PRETORIA, September 22, 2016 – South Africa has made significant progress to improve the financial risk management of its public debt portfolio thanks to a tailor-made model designed to analyze the costs and risk factors. This tool, developed through a partnership between the Government of South Africa and the World Bank Treasury, allows the country to be better positioned to absorb fiscal shocks going forward.
Emerging market economies, of which South Africa is one, became a viable outlet for investors who flooded these markets with capital in the aftermath of the global economic crisis of 2008, when the gross domestic products of advanced economies fell by 3.4%. But in the last three years, growing volatility in emerging countries has led to vast outflows from emerging market countries to other currencies and investment options.
“Eight years after the global crisis hit, the South African economy, along with many other economies in the world, continues to struggle for a sustained recovery. Although developing economies have fared better, short to medium term prospects remain uncertain,” noted Lungisa Fuzile, Director General of South Africa’s National Treasury.
A fiscally conservative upper-middle-income country, South Africa borrows 90%of its public debt in local currency from its well-developed domestic market. However, more than one-third of this domestic market debt actually comes from foreign investors, exposing South Africa to financial risks and capital fluctuations, making it necessary to create a better shock absorber.
In order to mitigate its financial risks, South Africa partnered with the Government Debt and Risk Management (GDRM) program, a World Bank Treasury initiative sponsored by the Swiss State Secretariat for Economic Affairs (SECO), to develop better benchmarks for managing South Africa’s risk exposure and find a more suitable modeling tool to analyze the cost and risk factors in their debt portfolio. The joint team developed a powerful tailor-made medium-term model to conduct “what if” scenarios to analyze the cost and risk trade-offs of alternative strategies under different shock scenarios. South African authorities have used the output of the model to select a new set of benchmarks since 2014.
“The benchmarks should also be seen as a communication tool. A well-chosen set of strategic benchmarks conveys key dimensions of the debt portfolio in a succinct way,” said Çiğdem Aslan, Lead Financial Officer for Public Debt Management at the World Bank Treasury.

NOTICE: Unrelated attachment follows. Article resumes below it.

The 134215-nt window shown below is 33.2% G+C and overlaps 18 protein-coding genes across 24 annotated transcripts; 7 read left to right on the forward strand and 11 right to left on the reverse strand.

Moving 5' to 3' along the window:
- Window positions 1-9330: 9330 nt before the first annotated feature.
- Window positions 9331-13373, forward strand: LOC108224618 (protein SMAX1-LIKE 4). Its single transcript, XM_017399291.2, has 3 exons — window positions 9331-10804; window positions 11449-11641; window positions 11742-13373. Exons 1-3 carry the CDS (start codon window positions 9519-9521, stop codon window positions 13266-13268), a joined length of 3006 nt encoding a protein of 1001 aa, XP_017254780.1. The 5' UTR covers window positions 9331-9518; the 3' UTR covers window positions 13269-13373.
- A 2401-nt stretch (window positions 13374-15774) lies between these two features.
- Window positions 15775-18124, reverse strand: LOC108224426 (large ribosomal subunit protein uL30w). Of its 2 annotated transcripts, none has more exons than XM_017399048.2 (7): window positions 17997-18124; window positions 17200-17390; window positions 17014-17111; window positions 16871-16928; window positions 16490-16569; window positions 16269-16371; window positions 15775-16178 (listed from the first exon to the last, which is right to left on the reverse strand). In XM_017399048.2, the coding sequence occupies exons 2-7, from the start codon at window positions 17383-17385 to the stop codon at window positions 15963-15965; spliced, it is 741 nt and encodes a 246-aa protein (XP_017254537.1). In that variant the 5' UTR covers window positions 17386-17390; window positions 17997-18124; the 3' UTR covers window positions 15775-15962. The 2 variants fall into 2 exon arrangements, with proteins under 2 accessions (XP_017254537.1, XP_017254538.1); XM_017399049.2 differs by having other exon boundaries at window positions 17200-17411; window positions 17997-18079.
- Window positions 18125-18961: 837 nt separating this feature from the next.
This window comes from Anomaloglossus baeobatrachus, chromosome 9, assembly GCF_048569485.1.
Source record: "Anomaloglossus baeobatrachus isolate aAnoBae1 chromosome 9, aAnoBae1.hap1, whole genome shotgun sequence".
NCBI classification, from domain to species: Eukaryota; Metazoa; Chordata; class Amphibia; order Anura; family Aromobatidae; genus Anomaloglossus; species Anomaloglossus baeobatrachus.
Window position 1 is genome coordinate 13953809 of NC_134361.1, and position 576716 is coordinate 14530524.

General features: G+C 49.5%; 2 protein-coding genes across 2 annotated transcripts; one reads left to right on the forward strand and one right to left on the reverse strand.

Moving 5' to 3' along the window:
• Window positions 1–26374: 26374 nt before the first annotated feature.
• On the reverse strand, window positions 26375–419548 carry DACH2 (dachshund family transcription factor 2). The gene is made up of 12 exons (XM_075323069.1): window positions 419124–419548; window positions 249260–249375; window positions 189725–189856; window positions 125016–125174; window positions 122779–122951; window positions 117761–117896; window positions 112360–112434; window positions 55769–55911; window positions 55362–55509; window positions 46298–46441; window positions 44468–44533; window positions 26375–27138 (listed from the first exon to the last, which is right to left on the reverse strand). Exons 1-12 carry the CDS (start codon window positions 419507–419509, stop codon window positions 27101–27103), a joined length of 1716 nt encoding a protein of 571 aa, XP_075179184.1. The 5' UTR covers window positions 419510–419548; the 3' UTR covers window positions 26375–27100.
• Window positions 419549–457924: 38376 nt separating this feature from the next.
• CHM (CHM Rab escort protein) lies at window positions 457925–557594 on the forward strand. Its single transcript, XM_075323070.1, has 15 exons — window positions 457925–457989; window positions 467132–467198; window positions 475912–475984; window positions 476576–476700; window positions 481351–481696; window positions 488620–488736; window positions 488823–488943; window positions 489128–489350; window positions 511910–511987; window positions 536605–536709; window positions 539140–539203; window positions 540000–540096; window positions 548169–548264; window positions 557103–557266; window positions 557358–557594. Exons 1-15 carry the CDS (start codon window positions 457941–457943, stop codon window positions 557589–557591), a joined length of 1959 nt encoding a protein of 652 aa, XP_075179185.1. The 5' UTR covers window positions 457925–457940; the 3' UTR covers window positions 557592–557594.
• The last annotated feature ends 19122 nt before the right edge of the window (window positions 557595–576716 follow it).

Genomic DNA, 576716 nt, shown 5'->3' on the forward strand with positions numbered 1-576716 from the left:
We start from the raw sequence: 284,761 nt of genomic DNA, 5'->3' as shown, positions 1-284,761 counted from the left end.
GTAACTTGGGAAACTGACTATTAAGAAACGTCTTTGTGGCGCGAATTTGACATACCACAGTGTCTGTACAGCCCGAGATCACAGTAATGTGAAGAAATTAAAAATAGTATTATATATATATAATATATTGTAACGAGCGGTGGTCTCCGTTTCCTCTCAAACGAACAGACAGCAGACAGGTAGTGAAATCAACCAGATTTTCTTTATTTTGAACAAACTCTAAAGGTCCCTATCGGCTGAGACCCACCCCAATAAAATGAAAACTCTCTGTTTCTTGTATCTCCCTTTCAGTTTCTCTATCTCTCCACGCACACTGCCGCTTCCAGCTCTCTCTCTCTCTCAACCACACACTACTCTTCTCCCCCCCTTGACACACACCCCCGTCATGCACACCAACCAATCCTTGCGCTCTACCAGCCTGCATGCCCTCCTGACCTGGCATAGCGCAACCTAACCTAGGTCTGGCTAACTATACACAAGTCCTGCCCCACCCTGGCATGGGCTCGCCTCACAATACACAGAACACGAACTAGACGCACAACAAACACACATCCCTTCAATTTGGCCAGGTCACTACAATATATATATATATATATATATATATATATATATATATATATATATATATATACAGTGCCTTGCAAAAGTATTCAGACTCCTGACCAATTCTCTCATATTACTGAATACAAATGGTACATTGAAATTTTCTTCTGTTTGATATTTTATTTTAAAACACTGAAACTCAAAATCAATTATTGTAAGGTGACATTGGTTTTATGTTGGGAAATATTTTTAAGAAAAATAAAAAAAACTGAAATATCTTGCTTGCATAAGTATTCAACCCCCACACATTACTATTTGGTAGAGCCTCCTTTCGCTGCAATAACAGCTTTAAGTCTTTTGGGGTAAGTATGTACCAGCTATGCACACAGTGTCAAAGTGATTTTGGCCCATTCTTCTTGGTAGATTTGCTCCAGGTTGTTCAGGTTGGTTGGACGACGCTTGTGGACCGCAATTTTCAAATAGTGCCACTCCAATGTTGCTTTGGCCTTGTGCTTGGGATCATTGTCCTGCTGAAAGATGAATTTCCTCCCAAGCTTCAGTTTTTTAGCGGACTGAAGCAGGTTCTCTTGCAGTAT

There are multiple benefits to defining and following strategic benchmarks. They help the government clarify cost and risk preferences, promote transparency, and systematize the analysis process. Furthermore, strategic benchmarks add structure to the operational side of debt management. For instance, when decisions are made such as determining the term of a government bond, they must be within the range defined by the strategic benchmarks.
Using the right model, the joint South Africa National Treasury and World Bank GDRM Program team revised and built upon previous benchmarks to make the country’s risk exposure more resilient to financial shocks. While South Africa was capturing exchange rate and interest rate risks, some benchmarks needed further clarity and separate indicators for inflation and refinancing risks. They developed a more suitable modeling tool for running different debt and risk exposure scenarios to arrive at the right numbers. Separate benchmarks linked to limits or ranges were created to assess the share of treasury bills (T-bills), fixed rate bonds, inflation linked bonds (ILBs), and the average time to maturity for nominal bonds and ILBs.
“Establishing a new system, like these benchmarks, takes time. Different stakeholders challenge the system however with each new iteration, ownership and implementation become easier,” explained Sebastien Dessus, World Bank Program Leader for South Africa.
The new benchmarks are in line with international practice, allowing increased credibility and accountability for the National Treasury. Despite market volatility, South Africa has stayed within their benchmark ranges during the last three years. The partnership with the World Bank continues with further support on assessing credit risk stemming from government guarantees.